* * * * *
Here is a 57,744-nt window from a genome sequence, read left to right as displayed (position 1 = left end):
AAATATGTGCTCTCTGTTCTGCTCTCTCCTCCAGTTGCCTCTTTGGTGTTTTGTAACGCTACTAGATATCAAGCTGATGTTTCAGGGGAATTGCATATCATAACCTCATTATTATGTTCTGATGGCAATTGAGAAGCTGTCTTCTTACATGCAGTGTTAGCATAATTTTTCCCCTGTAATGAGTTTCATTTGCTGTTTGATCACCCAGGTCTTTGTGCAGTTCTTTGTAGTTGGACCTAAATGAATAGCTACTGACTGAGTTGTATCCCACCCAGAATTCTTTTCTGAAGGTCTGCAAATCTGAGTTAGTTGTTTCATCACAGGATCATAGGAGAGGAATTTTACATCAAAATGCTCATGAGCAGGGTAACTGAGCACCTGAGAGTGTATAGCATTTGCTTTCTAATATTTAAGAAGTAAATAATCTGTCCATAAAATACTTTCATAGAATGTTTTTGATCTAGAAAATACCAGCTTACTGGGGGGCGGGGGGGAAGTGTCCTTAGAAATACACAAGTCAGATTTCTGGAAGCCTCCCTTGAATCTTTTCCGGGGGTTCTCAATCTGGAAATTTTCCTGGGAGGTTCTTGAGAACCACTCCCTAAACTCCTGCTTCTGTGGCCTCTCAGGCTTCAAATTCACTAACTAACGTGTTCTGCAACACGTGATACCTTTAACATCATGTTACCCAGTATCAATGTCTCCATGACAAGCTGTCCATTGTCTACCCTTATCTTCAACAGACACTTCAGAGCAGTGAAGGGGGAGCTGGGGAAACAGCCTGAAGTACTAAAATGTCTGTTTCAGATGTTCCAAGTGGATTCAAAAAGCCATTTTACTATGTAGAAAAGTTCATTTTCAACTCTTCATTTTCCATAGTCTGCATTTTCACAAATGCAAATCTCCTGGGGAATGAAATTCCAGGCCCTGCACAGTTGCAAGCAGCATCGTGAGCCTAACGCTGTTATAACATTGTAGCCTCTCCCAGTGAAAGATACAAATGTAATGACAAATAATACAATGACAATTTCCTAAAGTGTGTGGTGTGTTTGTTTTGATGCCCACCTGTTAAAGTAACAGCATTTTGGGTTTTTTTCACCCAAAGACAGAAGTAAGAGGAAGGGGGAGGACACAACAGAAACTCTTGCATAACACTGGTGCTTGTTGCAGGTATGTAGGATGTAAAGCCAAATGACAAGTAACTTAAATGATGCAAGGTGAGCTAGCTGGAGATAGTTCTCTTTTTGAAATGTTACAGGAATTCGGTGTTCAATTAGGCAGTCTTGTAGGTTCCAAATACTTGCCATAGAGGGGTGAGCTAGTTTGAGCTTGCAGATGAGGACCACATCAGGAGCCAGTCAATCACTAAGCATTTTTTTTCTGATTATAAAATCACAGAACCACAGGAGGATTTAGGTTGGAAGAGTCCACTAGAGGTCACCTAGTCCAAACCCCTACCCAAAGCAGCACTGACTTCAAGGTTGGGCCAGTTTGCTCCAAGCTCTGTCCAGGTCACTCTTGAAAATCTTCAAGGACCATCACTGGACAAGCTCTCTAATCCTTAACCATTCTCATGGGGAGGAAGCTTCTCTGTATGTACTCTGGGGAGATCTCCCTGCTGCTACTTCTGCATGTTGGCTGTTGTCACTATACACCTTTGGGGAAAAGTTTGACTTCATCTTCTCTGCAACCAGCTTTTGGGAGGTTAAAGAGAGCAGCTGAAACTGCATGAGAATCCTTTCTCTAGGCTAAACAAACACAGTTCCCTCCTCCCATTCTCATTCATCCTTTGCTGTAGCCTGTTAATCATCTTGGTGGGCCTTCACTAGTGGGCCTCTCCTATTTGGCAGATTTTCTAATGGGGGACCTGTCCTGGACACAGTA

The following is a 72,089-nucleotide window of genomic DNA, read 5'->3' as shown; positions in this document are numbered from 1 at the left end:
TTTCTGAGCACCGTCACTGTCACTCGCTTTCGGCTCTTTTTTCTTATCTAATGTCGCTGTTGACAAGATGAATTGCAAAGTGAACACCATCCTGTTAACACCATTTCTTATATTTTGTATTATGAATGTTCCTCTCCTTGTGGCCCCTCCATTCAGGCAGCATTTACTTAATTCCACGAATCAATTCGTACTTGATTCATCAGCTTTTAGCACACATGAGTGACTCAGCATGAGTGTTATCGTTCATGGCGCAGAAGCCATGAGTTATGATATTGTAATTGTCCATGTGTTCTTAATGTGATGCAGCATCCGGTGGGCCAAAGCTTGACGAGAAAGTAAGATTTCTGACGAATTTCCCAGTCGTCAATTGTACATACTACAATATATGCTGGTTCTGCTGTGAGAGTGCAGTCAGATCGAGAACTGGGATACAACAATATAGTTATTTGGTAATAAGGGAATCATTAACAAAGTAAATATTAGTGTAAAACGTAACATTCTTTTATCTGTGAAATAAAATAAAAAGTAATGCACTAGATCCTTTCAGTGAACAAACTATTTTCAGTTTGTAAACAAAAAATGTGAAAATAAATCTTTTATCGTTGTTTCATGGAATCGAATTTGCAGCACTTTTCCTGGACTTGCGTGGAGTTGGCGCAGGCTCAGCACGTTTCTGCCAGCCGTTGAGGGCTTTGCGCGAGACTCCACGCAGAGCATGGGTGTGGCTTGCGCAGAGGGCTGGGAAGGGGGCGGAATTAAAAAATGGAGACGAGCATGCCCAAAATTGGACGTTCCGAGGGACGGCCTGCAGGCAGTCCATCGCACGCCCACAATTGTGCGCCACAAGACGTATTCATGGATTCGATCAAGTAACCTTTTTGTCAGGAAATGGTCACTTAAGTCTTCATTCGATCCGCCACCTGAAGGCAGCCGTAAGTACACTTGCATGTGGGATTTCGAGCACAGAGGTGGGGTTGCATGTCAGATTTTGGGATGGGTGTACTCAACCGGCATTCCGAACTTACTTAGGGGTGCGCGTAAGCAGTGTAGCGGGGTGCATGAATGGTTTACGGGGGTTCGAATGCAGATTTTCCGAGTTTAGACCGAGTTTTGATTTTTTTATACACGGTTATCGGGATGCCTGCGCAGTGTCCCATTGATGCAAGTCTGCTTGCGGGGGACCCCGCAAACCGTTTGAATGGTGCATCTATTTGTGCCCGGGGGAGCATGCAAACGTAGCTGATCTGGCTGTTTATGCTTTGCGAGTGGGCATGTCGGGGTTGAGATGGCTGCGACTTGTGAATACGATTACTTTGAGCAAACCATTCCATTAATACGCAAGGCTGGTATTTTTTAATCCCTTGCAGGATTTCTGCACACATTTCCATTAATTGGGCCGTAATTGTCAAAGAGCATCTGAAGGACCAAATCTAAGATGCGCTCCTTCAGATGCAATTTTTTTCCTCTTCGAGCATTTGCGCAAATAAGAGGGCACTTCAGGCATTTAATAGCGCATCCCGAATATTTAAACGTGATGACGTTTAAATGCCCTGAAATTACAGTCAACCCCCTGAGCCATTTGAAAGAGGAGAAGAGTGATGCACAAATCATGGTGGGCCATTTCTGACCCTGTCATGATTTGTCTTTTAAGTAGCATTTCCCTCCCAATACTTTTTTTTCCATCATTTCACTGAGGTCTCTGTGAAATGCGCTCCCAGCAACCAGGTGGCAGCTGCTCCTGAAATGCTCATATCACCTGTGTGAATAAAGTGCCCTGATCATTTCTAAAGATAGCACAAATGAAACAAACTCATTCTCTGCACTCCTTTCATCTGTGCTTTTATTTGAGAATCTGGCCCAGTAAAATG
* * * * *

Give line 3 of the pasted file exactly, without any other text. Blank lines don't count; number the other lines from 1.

The following is a 72,089-nucleotide window of genomic DNA, read 5'->3' as shown; positions in this document are numbered from 1 at the left end: